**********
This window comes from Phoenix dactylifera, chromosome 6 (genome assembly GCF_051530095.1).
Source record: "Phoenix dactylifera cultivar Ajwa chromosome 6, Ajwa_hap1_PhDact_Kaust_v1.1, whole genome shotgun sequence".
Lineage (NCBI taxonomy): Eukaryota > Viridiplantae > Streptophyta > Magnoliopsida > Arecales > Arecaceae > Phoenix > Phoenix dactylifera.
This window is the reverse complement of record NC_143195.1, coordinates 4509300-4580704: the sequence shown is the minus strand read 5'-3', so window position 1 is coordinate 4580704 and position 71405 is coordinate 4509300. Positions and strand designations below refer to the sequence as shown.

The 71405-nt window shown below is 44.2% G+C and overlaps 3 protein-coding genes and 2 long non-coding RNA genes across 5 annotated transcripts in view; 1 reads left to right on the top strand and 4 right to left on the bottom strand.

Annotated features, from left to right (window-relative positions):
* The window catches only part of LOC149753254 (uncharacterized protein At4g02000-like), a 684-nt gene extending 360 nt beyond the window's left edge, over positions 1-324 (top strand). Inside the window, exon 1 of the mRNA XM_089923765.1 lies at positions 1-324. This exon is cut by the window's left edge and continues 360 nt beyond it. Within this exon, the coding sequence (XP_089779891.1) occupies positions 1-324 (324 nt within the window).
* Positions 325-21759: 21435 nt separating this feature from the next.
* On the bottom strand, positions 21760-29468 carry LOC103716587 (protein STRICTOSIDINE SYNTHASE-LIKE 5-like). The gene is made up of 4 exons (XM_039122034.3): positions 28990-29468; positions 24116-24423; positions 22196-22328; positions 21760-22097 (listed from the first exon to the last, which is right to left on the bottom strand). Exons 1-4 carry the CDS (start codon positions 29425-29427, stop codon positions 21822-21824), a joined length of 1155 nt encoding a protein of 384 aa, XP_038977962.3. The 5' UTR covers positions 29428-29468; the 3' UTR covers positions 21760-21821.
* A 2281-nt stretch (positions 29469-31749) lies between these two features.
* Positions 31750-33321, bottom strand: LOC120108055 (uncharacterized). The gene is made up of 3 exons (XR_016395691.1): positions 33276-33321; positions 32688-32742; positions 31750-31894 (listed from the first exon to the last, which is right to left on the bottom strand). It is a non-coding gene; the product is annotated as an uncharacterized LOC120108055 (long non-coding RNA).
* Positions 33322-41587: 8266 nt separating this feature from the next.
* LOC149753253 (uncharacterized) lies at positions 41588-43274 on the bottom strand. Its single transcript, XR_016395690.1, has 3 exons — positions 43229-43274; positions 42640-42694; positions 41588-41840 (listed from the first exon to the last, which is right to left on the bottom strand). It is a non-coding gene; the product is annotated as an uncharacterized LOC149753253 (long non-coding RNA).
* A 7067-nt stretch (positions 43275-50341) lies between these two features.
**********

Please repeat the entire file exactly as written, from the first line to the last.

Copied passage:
This window comes from Phoenix dactylifera, chromosome 6 (genome assembly GCF_051530095.1).
Source record: "Phoenix dactylifera cultivar Ajwa chromosome 6, Ajwa_hap1_PhDact_Kaust_v1.1, whole genome shotgun sequence".
Lineage (NCBI taxonomy): Eukaryota > Viridiplantae > Streptophyta > Magnoliopsida > Arecales > Arecaceae > Phoenix > Phoenix dactylifera.
This window is the reverse complement of record NC_143195.1, coordinates 4509300-4580704: the sequence shown is the minus strand read 5'-3', so window position 1 is coordinate 4580704 and position 71405 is coordinate 4509300. Positions and strand designations below refer to the sequence as shown.

The 71405-nt window shown below is 44.2% G+C and overlaps 3 protein-coding genes and 2 long non-coding RNA genes across 5 annotated transcripts in view; 1 reads left to right on the top strand and 4 right to left on the bottom strand.

Annotated features, from left to right (window-relative positions):
* The window catches only part of LOC149753254 (uncharacterized protein At4g02000-like), a 684-nt gene extending 360 nt beyond the window's left edge, over positions 1-324 (top strand). Inside the window, exon 1 of the mRNA XM_089923765.1 lies at positions 1-324. This exon is cut by the window's left edge and continues 360 nt beyond it. Within this exon, the coding sequence (XP_089779891.1) occupies positions 1-324 (324 nt within the window).
* Positions 325-21759: 21435 nt separating this feature from the next.
* On the bottom strand, positions 21760-29468 carry LOC103716587 (protein STRICTOSIDINE SYNTHASE-LIKE 5-like). The gene is made up of 4 exons (XM_039122034.3): positions 28990-29468; positions 24116-24423; positions 22196-22328; positions 21760-22097 (listed from the first exon to the last, which is right to left on the bottom strand). Exons 1-4 carry the CDS (start codon positions 29425-29427, stop codon positions 21822-21824), a joined length of 1155 nt encoding a protein of 384 aa, XP_038977962.3. The 5' UTR covers positions 29428-29468; the 3' UTR covers positions 21760-21821.
* A 2281-nt stretch (positions 29469-31749) lies between these two features.
* Positions 31750-33321, bottom strand: LOC120108055 (uncharacterized). The gene is made up of 3 exons (XR_016395691.1): positions 33276-33321; positions 32688-32742; positions 31750-31894 (listed from the first exon to the last, which is right to left on the bottom strand). It is a non-coding gene; the product is annotated as an uncharacterized LOC120108055 (long non-coding RNA).
* Positions 33322-41587: 8266 nt separating this feature from the next.
* LOC149753253 (uncharacterized) lies at positions 41588-43274 on the bottom strand. Its single transcript, XR_016395690.1, has 3 exons — positions 43229-43274; positions 42640-42694; positions 41588-41840 (listed from the first exon to the last, which is right to left on the bottom strand). It is a non-coding gene; the product is annotated as an uncharacterized LOC149753253 (long non-coding RNA).
* A 7067-nt stretch (positions 43275-50341) lies between these two features.